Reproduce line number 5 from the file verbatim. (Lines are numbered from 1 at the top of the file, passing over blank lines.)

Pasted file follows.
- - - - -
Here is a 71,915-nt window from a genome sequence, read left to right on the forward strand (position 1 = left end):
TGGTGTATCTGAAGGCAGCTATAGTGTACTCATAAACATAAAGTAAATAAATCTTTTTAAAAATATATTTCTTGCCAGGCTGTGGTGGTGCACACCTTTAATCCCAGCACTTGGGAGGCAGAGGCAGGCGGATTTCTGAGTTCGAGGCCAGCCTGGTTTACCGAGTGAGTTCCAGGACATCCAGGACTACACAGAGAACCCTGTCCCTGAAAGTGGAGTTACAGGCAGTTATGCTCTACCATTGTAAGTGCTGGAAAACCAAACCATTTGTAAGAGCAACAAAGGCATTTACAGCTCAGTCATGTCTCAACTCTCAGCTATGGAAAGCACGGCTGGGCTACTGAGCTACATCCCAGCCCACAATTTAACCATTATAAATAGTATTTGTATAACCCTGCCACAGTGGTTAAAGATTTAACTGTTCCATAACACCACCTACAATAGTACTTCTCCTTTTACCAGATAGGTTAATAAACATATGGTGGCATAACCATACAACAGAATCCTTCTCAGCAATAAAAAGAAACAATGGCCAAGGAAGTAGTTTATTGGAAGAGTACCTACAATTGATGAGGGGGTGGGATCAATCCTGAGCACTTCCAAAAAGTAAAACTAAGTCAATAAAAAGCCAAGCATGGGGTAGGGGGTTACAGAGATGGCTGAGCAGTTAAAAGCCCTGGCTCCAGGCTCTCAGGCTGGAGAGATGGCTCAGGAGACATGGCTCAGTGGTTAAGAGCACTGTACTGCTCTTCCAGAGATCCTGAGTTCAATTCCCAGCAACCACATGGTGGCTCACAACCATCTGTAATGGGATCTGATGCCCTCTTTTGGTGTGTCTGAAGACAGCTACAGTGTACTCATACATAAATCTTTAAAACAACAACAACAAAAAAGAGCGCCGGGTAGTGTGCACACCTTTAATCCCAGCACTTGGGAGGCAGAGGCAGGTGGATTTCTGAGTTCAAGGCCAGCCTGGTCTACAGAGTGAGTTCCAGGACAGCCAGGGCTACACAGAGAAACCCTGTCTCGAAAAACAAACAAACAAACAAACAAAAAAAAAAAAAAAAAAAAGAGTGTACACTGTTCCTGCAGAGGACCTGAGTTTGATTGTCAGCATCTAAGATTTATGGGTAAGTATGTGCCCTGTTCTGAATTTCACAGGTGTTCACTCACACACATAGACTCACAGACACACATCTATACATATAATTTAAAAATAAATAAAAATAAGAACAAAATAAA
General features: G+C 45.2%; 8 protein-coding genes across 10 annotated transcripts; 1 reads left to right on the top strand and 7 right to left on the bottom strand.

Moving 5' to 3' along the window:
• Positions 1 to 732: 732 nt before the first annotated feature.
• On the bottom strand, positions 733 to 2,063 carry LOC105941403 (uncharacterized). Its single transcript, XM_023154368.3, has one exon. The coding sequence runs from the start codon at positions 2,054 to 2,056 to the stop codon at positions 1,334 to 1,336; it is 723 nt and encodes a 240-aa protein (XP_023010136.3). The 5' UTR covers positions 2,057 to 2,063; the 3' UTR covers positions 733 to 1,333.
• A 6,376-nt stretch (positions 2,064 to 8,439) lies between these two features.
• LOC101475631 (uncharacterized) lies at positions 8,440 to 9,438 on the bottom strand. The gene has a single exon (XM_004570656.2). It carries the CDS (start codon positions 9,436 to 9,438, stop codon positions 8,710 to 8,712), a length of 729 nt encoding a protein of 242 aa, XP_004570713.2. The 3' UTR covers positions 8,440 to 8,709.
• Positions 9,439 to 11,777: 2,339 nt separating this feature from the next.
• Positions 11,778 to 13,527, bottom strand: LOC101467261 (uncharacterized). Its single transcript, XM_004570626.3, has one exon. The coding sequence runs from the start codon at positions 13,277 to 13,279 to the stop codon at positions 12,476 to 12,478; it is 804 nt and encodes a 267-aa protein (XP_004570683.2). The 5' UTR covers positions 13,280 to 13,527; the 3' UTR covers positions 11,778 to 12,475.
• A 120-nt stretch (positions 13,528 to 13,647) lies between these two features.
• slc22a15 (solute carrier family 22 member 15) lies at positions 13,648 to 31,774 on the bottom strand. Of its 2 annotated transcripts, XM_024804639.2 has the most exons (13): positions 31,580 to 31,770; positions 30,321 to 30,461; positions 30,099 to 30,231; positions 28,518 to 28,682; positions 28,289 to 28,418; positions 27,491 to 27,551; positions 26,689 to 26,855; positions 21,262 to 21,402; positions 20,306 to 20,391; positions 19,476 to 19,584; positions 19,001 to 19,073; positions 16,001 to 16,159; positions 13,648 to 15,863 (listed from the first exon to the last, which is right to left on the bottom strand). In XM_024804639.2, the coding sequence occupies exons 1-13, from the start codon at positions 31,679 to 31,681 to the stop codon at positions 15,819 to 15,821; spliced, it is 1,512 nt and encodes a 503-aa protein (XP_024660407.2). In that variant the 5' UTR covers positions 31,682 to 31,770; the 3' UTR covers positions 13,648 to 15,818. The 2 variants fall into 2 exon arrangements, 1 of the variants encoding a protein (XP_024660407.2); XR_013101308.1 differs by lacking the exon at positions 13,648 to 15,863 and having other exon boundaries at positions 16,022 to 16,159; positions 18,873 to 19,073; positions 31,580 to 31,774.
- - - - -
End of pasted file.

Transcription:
• Positions 1 to 732: 732 nt before the first annotated feature.